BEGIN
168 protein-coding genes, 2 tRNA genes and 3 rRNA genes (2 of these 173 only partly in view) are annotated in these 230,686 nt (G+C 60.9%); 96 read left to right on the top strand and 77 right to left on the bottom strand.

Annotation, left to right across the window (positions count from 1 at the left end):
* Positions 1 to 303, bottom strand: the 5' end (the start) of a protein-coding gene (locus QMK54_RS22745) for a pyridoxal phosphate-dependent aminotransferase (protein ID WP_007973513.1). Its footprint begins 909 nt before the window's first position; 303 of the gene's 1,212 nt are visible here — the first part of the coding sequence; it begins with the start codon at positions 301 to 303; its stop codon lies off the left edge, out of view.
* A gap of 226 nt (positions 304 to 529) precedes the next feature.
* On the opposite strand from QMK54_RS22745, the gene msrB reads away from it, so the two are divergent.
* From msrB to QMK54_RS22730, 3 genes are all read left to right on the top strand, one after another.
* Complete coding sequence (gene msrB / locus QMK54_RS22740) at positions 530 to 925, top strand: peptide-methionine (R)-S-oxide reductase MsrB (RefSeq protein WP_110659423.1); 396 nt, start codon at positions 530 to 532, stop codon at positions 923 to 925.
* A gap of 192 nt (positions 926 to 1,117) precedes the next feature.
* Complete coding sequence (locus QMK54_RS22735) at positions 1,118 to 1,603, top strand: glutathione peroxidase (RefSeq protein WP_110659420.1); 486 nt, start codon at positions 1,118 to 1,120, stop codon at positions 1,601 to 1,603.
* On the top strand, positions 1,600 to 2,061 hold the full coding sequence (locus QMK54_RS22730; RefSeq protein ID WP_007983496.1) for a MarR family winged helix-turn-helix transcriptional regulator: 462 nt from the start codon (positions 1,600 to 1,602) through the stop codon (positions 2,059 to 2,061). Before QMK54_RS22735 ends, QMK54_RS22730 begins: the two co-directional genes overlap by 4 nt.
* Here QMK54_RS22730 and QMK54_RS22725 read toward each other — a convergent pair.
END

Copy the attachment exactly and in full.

168 protein-coding genes, 2 tRNA genes and 3 rRNA genes (2 of these 173 only partly in view) are annotated in these 230,686 nt (G+C 60.9%); 96 read left to right on the top strand and 77 right to left on the bottom strand.

Annotation, left to right across the window (positions count from 1 at the left end):
* Positions 1 to 303, bottom strand: the 5' end (the start) of a protein-coding gene (locus QMK54_RS22745) for a pyridoxal phosphate-dependent aminotransferase (protein ID WP_007973513.1). Its footprint begins 909 nt before the window's first position; 303 of the gene's 1,212 nt are visible here — the first part of the coding sequence; it begins with the start codon at positions 301 to 303; its stop codon lies off the left edge, out of view.
* A gap of 226 nt (positions 304 to 529) precedes the next feature.
* On the opposite strand from QMK54_RS22745, the gene msrB reads away from it, so the two are divergent.
* From msrB to QMK54_RS22730, 3 genes are all read left to right on the top strand, one after another.
* Complete coding sequence (gene msrB / locus QMK54_RS22740) at positions 530 to 925, top strand: peptide-methionine (R)-S-oxide reductase MsrB (RefSeq protein WP_110659423.1); 396 nt, start codon at positions 530 to 532, stop codon at positions 923 to 925.
* A gap of 192 nt (positions 926 to 1,117) precedes the next feature.
* Complete coding sequence (locus QMK54_RS22735) at positions 1,118 to 1,603, top strand: glutathione peroxidase (RefSeq protein WP_110659420.1); 486 nt, start codon at positions 1,118 to 1,120, stop codon at positions 1,601 to 1,603.
* On the top strand, positions 1,600 to 2,061 hold the full coding sequence (locus QMK54_RS22730; RefSeq protein ID WP_007983496.1) for a MarR family winged helix-turn-helix transcriptional regulator: 462 nt from the start codon (positions 1,600 to 1,602) through the stop codon (positions 2,059 to 2,061). Before QMK54_RS22735 ends, QMK54_RS22730 begins: the two co-directional genes overlap by 4 nt.
* Here QMK54_RS22730 and QMK54_RS22725 read toward each other — a convergent pair.